The North Quabbin Regional Landscape Partnership is a regional conservation partnership (RCP) comprising 23 organizations in the northeastern United States. New England and eastern New York State have nearly 40 RCPs—multistakeholder collaboratives involving land trusts, conservation organizations, public agencies and landowners who work across geographic and political boundaries. Known for its scenic landscapes and historic towns, North Quabbin was one of the first RCPs in this region.
Formed in 1997, North Quabbin serves a 560,000-acre area in heavily forested North Central, Massachusetts. Its service area is a tapestry of rolling hills, farmland, wetlands, rivers, lakes and the Quabbin Reservoir, the largest inland body of water in the state and a source of drinking water for two million people. The region includes some of the largest remaining roadless areas in the state and provides habitat for mammals including moose, bobcat and bear, which depend on its large, unfragmented habitat blocks. Places like the Tully Trail and Mount Watatic provide exceptional recreational opportunities within two hours of Boston. All of these resources are experiencing intensive development pressure—and some effects of climate change.
Although the partners had discussed climate change and had a breadth of knowledge and intimate understanding of the landscape, few members knew how they could factor climate change into their planning efforts. On a crisp October day in 2013, more than 30 people hunkered down in a conference room with computers and plenty of coffee. This meeting was the first of three half-day workshops at the Millers River Environmental Center in Athol, Massachusetts. In attendance were representatives from six land trusts, five towns, two state agencies (including the Massachusetts Department of Fish and Game), one planning commission, one academic institution, and a conservation group—16 of North Quabbin’s 23 partner organizations. The task: to create a digital map that identified places in their 26-town service area most likely to protect natural resources as the climate changes. This map would be more than a locator of conservation targets. It would also serve as the foundation for a strategic, long-term conservation plan and as a springboard for community engagement on climate concerns. Though no strangers to collaboration, each of the member organizations had its own perspectives and values. The series of workshops set up to advance the planning process created an opportunity to put differences on the table and chart a path forward.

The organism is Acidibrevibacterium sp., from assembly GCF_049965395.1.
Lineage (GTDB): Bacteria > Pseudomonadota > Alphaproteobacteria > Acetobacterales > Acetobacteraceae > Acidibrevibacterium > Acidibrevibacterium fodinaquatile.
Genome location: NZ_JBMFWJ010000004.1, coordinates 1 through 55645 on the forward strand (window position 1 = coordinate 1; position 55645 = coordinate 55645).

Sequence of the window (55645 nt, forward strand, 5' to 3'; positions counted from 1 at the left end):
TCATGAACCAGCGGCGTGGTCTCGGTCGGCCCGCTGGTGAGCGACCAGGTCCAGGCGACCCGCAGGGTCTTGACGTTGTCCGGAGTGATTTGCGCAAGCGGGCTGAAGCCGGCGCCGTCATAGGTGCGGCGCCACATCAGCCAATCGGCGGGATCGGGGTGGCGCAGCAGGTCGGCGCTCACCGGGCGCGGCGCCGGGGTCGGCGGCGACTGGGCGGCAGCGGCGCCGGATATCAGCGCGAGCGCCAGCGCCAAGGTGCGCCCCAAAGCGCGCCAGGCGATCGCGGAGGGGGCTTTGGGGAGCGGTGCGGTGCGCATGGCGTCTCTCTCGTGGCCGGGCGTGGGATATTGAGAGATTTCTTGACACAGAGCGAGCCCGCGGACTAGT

Brian Hall, a geographic information system (GIS) expert and a research assistant at Harvard Forest, presented the conceptual background on geodiversity landform complexity, and local connectedness and explained that datasets had recently been developed specifically to help steer land protection to ecologically resilient sites. Each member was asked to rank items on a list of nearly 40 datasets and GIS layers. Each participant had 100 points to assign as desired to the listed conservation values. When tallied, the votes showed areas of agreement. Buffering protected land and making more connections to the “accidental wilderness” received many points. Species populations and other traditional conservation values also held sway, in part because they reflected the funding priorities of grants from the Commonwealth of Massachusetts. TNC’s climate resilience data were also favored. Despite concerns about the details, the group was excited to have a way to incorporate climate science into their planning.